FROM Carrie Ritchie
Which Party Will Control the Senate? There's no doubt the Republicans will still run the House after next week's election, but control of the Senate has both parties biting their nails. With Mitt Romney in the White House, his party would run two branches of government, bolstered by a sympathetic Supreme Court. If Barack Obama is re-elected, a Democratic Senate might be a buffer against the Congress, with a chance of making the Court less conservative. Razor-thin, increasingly nasty campaigns are being fought out over abortion, the role of government, party loyalty and bipartisanship. We hear about crucial races still too close to call.
Another Rape Comment Has Romney Campaign Running In Indiana, three candidates for the US Senate are all opposed to abortion. In a debate last night, Republican Richard Mourdock said his only exception is the life of the mother. He explicitly ruled out cases of rape. "I think even if life begins in that horrible situation of rape, that it is something that God intended to happen." The Obama campaign has seized on the comment as an issue against Mitt Romney, who in a TV commercial Monday, endorsed Mourdock despite disagreeing with his stance on rape.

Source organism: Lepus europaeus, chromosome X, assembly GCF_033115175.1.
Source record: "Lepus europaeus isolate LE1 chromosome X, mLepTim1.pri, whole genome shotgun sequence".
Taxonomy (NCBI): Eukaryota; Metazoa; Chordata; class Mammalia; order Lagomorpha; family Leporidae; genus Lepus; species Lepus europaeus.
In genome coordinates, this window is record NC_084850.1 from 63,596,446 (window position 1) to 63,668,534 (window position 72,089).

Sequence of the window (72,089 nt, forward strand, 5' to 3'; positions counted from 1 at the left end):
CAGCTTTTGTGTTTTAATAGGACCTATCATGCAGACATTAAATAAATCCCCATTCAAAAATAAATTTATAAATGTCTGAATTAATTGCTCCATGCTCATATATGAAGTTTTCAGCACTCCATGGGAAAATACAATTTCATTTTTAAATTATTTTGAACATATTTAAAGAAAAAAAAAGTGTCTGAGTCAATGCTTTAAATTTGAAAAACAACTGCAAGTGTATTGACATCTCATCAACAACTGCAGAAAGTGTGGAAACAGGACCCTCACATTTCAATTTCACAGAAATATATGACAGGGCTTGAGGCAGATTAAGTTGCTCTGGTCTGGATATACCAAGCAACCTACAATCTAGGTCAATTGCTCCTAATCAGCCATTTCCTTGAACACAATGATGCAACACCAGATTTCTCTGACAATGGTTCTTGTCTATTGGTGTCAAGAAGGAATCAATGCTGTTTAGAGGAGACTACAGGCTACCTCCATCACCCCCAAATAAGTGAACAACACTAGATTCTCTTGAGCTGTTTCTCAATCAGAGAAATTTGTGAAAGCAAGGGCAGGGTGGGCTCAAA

Who's to blame for the opioid crisis? Some of the lawyers who took on Big Tobacco are now going after Big Pharma. It’s all about the deadly epidemic of opioid use. Are the drug companies to blame? What about the users? Later, on today’s Talking Point: making sense of Britain’s upset election.
The Trump agenda: where's the beef? President Trump says big things are happening. After celebrating a House bill on health care, he doesn’t yet have Senate agreement. With James Comey’s public testimony scheduled tomorrow, the President today tweeted his selection of a new FBI Director. Is the Chief Executive all style and no substance? Later, terror attacks in Iran and conflicting claims about who’s behind them.
Trump's 'America First' goes missing abroad In the Middle East, President Trump is changing some policies of the Obama Administration—and reversing his own campaign attacks on Islam as a religion that "hates us." We hear about his visit to Saudi Arabia and what's at stake for the rest of his foreign excursion.